Mountaintops and Valleys
Describe a time when you quickly switched from feeling at the top of the world to sinking all the way down (or vice versa). Did you learn anything about yourself in the process?
Being on a mountaintop is an exhilarating feeling. Sometimes you find yourself there because of overcoming struggles and personal, unrelenting determination to achieve a predetermined goal. Sometimes the mountaintop is completely undeserved and a total happenstance.
Mountaintop views are awesome experiences. To experience the world from a pinnacle of utmost achievement is breathtaking and can make one giddy. But mountaintop experiences are not meant to become solidified destinations. There is no place to grow from the top of a mountain. One can make no more progress.
Life walked out only in the valleys can be just as confining. With no true vision of the world around you, enduring the scraps, scuffles, and skirmishes of the valley- the dirt and mud-encrusted necessities of life- can drain one of perspective of a hope and a future.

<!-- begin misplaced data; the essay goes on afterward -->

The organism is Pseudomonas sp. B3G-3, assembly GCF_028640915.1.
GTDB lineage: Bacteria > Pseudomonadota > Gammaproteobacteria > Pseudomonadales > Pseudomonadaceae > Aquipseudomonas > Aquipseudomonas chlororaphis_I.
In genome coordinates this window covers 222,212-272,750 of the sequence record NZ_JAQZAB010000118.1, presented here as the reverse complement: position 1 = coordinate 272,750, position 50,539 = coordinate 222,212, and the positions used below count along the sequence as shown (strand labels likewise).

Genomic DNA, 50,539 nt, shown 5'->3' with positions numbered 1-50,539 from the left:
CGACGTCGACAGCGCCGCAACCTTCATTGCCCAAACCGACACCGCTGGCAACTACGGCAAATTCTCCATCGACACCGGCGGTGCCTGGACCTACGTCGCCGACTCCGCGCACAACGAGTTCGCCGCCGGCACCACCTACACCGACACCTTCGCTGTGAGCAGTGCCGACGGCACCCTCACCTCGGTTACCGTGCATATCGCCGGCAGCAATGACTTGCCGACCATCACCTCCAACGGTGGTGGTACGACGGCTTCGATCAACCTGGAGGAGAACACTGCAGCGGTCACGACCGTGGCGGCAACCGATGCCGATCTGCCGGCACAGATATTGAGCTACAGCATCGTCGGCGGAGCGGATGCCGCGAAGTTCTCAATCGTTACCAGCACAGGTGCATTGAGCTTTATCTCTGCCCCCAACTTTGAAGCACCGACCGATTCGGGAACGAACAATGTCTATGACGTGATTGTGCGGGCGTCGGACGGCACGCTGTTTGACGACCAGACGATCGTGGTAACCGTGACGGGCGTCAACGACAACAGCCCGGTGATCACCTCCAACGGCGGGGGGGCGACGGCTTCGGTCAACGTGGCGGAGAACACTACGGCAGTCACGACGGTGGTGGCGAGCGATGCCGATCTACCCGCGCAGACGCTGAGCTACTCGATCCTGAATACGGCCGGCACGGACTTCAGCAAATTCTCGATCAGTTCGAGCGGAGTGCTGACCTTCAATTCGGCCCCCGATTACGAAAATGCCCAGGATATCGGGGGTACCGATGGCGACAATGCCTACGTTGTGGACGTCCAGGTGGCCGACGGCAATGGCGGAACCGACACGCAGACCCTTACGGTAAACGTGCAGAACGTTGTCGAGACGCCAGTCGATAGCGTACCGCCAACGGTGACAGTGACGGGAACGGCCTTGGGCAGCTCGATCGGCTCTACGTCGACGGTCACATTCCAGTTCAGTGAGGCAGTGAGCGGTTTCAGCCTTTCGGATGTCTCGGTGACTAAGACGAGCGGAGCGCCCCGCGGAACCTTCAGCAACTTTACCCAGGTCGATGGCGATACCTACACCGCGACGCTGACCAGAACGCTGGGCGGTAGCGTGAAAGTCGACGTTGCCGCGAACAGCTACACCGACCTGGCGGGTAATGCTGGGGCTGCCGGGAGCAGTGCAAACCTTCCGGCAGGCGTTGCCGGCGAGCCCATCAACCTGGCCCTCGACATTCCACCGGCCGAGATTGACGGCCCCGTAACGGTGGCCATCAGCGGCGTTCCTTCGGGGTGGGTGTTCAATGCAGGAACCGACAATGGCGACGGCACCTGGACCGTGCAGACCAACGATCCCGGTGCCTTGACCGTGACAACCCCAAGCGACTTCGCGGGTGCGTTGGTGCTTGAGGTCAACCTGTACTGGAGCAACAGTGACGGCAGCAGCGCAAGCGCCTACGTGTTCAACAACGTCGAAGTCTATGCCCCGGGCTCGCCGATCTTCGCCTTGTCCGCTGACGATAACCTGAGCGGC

The incessant demand of obligation, with no promise of fulfilled aspirations, can become mind-numbing and drive a valiant worker into despair and self-torment.
I have always asked of myself to allow my visions to stay in the mountains, to constantly be allowed to dream the dreams necessary to find strength of purpose, but to accept the fact- even the admonition- that my feet have to be constantly and firmly planted on the ground.
A man with his head in the clouds dreaming dreams– without feet on the ground walking out his destiny… is a Macy’s Day balloon.
In response to The Daily Post’s writing prompt: “Mountaintops and Valleys.”